You can use Exchange Online Protection (EOP) service with your on-premises Exchange severs. If you have Exchange 2013 Enterprise CAL with Services, it includes EOP service. More info in Exchange Enterprise CAL with Services features in Exchange Online Protection Overview.

  3. Use a third-party antispam product or service that offers this functionality.

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Make Bing the default search engine in Firefox address bar

March 19, 2013

I like Bing for a number of reasons. If you don’t prefer Bing, this is not a sales pitch to make you change your search habits. I’ll leave that to the Bing team with BING IT ON, the Bing Challenge commercials et al. Bing offers a better user experience. I also believe Microsoft has better […]

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Windows PowerShell 3 Wins InfoWorld’s 2013 Technology Of The Year Award

January 15, 2013

Windows PowerShell 3 has won InfoWorld’s 2013 Technology of the Year award. Finally, InfoWorld editors have discovered what IT pros have known for a long time – PowerShell is simply the most powerful yet easy-to-use management tool out there on any platform! The third time is definitely the charm for PowerShell, which provides the engine […]

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Change mailbox audit logging age limit in Exchange 2010 and later

January 9, 2013

In Exchange 2010 and later, you can use Mailbox Audit Logging to enable auditing of mailboxes for actions taken by mailbox owners, delegates and administrators. You can log events such as mailbox access, folder access, item access, deletes, hard deletes, moves, etc. For details, see Mailbox Audit Logging in Exchange 2013 documentation. By default, mailbox […]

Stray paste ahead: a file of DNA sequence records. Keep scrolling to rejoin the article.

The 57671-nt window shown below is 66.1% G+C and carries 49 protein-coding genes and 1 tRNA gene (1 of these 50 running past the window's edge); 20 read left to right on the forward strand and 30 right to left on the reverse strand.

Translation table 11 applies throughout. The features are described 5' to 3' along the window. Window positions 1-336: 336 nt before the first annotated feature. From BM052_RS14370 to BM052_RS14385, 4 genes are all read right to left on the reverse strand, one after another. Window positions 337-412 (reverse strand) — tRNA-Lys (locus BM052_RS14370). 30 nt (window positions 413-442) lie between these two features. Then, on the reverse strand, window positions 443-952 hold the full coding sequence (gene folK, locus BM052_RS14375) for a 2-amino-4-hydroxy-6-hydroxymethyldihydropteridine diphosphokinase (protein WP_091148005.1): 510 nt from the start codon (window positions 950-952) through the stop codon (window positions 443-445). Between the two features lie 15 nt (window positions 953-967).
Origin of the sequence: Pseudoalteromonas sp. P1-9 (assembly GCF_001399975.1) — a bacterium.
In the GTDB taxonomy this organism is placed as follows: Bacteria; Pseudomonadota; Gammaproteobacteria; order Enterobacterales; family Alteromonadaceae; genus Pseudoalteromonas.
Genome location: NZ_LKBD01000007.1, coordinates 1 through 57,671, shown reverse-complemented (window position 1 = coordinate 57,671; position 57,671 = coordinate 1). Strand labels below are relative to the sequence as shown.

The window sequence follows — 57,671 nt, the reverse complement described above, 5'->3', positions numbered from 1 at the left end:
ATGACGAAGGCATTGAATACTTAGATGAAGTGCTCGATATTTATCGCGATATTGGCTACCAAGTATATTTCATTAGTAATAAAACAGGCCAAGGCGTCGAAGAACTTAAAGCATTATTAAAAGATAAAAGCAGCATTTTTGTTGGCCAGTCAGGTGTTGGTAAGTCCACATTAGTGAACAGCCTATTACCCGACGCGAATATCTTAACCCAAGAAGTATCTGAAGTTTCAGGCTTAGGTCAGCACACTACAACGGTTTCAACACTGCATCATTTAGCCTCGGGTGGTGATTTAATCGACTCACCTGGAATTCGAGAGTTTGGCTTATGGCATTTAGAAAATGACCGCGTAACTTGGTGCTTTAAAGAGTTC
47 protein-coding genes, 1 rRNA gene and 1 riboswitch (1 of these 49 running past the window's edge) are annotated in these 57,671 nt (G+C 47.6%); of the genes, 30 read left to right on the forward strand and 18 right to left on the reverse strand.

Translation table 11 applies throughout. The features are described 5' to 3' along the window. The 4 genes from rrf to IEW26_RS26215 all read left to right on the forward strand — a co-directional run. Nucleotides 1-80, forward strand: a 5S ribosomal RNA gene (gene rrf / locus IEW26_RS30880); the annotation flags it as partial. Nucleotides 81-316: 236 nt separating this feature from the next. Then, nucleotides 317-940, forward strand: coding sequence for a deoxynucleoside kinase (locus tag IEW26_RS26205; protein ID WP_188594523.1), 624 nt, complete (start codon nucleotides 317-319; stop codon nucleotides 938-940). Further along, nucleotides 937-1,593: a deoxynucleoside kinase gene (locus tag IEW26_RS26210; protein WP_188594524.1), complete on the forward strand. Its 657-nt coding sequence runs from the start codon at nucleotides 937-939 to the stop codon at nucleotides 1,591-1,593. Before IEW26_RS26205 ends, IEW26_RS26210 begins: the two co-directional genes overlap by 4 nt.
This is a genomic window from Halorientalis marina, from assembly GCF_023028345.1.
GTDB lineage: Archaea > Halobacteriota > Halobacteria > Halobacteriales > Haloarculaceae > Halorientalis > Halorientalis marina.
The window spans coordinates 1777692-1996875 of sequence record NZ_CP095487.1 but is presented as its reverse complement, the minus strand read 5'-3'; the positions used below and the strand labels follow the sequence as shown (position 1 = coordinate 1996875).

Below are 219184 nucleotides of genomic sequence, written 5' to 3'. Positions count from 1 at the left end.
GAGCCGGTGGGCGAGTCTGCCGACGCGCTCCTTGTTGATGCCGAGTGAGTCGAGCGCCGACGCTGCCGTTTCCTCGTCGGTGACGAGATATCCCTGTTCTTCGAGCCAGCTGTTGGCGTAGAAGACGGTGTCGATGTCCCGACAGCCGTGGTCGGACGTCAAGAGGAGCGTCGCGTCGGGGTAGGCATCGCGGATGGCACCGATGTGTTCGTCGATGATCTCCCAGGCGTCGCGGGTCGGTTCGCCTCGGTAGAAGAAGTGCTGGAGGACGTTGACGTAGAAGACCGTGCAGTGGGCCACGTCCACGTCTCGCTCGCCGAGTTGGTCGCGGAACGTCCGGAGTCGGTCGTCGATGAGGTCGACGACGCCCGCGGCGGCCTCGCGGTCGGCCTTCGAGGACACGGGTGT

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Remove a mobile device from your Exchange account

December 20, 2012

Most users switch to new mobile devices or add new ones. Over a period of time, your Exchange mailbox may have quite a few mobile devices. If you’re not using a smartphone or other Exchange ActiveSync (EAS) device (including Windows 8/Windows RT tablets, Apple iPad or other iOS devices), you can remove it from your […]

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WMF 3.0, Microsoft Exchange and patch management

December 18, 2012

Last week Microsoft released Windows Management Framework 3.0, a key management component that includes WinRM 3.0 and Windows PowerShell 3.0. If you’ve been running a version of Exchange 2007 or later, you may already know that these components (PowerShell for Exchange 2007, and both WinRM 2.0 and PowerShell 2.0 for Exchange 2010) are prerequisites for […]

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Create bulk mailboxes in Exchange 2010 (or Exchange 2013/Exchange 2007)

December 4, 2012

I used to save code snippets as blog posts earlier. Resuming the practice, so don’t be alarmed by lack of text in this post. If you want to see detailed posts about creating bulk mailboxes, check out these previous posts: Bulk mailbox-enabling users using Exchange Shell in Exchange 2010 and Exchange 2007 Exchange Server 2007: […]

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Exchange 2010: Change security groups to distribution groups

August 3, 2012

Distribution groups are a well-known concept for Exchange admins. Quite simply, a distribution group is an Active Directory group that’s Exchange-enabled and therefore has an email address. Messages sent to the group are delivered to group members, which can be mailbox users, mail users (users with an email address outside the Exchange org), mail contacts, […]

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Exchange 2013: Dude, Where’s my Exchange Management Console (EMC)?

July 19, 2012

Microsoft released Exchange 2013 Preview earlier this week, along with Microsoft Office 2013, Microsoft SharePoint 2013 Preview, and Microsoft Lync 2013 Preview. Check out the following resources: Overivewhttp://aka.ms/ex2013preview Download Exchange 2013 Preview http://aka.ms/getex2013preview Documentation http://aka.ms/ex2013previewdocs Note, this is a preview version, not the final product release. As with any pre-release versions, you shouldn’t install it […]